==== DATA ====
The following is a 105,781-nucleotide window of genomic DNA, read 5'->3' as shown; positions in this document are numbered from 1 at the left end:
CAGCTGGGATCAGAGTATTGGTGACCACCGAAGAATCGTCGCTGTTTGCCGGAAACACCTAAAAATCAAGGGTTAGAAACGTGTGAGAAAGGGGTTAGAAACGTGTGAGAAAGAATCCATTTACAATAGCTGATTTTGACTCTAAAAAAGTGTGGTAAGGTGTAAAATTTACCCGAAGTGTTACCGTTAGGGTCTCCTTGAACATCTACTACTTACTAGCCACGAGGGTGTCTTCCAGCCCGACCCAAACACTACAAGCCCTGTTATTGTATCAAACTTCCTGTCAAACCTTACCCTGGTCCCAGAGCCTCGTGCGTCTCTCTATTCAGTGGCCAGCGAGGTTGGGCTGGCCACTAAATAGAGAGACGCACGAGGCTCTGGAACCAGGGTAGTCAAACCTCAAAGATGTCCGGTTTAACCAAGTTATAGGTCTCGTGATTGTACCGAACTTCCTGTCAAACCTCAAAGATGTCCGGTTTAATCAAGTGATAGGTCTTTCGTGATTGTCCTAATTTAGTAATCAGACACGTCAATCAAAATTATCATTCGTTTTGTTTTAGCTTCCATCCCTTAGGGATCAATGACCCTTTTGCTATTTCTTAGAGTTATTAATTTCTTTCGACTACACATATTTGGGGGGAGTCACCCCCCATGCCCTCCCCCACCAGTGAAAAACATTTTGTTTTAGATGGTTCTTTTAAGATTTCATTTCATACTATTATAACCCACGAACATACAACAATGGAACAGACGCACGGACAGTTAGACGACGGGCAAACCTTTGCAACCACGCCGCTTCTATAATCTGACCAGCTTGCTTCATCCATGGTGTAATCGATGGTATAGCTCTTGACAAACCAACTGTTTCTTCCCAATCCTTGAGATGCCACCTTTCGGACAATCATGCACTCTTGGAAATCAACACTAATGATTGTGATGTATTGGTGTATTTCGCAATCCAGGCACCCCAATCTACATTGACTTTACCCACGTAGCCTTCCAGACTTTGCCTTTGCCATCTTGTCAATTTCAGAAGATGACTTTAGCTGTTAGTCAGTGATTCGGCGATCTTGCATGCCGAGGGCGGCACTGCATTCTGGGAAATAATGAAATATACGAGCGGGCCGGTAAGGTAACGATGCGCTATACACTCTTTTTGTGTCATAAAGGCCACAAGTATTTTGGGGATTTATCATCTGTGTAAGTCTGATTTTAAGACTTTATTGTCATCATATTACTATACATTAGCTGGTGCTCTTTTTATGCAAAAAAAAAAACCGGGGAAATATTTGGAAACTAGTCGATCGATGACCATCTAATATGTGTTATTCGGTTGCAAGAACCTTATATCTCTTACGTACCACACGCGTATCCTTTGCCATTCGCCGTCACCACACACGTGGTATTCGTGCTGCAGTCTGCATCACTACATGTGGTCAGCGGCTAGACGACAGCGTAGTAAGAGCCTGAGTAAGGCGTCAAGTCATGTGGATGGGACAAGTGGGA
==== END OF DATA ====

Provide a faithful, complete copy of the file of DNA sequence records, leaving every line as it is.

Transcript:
The following is a 105,781-nucleotide window of genomic DNA, read 5'->3' as shown; positions in this document are numbered from 1 at the left end:
CAGCTGGGATCAGAGTATTGGTGACCACCGAAGAATCGTCGCTGTTTGCCGGAAACACCTAAAAATCAAGGGTTAGAAACGTGTGAGAAAGGGGTTAGAAACGTGTGAGAAAGAATCCATTTACAATAGCTGATTTTGACTCTAAAAAAGTGTGGTAAGGTGTAAAATTTACCCGAAGTGTTACCGTTAGGGTCTCCTTGAACATCTACTACTTACTAGCCACGAGGGTGTCTTCCAGCCCGACCCAAACACTACAAGCCCTGTTATTGTATCAAACTTCCTGTCAAACCTTACCCTGGTCCCAGAGCCTCGTGCGTCTCTCTATTCAGTGGCCAGCGAGGTTGGGCTGGCCACTAAATAGAGAGACGCACGAGGCTCTGGAACCAGGGTAGTCAAACCTCAAAGATGTCCGGTTTAACCAAGTTATAGGTCTCGTGATTGTACCGAACTTCCTGTCAAACCTCAAAGATGTCCGGTTTAATCAAGTGATAGGTCTTTCGTGATTGTCCTAATTTAGTAATCAGACACGTCAATCAAAATTATCATTCGTTTTGTTTTAGCTTCCATCCCTTAGGGATCAATGACCCTTTTGCTATTTCTTAGAGTTATTAATTTCTTTCGACTACACATATTTGGGGGGAGTCACCCCCCATGCCCTCCCCCACCAGTGAAAAACATTTTGTTTTAGATGGTTCTTTTAAGATTTCATTTCATACTATTATAACCCACGAACATACAACAATGGAACAGACGCACGGACAGTTAGACGACGGGCAAACCTTTGCAACCACGCCGCTTCTATAATCTGACCAGCTTGCTTCATCCATGGTGTAATCGATGGTATAGCTCTTGACAAACCAACTGTTTCTTCCCAATCCTTGAGATGCCACCTTTCGGACAATCATGCACTCTTGGAAATCAACACTAATGATTGTGATGTATTGGTGTATTTCGCAATCCAGGCACCCCAATCTACATTGACTTTACCCACGTAGCCTTCCAGACTTTGCCTTTGCCATCTTGTCAATTTCAGAAGATGACTTTAGCTGTTAGTCAGTGATTCGGCGATCTTGCATGCCGAGGGCGGCACTGCATTCTGGGAAATAATGAAATATACGAGCGGGCCGGTAAGGTAACGATGCGCTATACACTCTTTTTGTGTCATAAAGGCCACAAGTATTTTGGGGATTTATCATCTGTGTAAGTCTGATTTTAAGACTTTATTGTCATCATATTACTATACATTAGCTGGTGCTCTTTTTATGCAAAAAAAAAAACCGGGGAAATATTTGGAAACTAGTCGATCGATGACCATCTAATATGTGTTATTCGGTTGCAAGAACCTTATATCTCTTACGTACCACACGCGTATCCTTTGCCATTCGCCGTCACCACACACGTGGTATTCGTGCTGCAGTCTGCATCACTACATGTGGTCAGCGGCTAGACGACAGCGTAGTAAGAGCCTGAGTAAGGCGTCAAGTCATGTGGATGGGACAAGTGGGA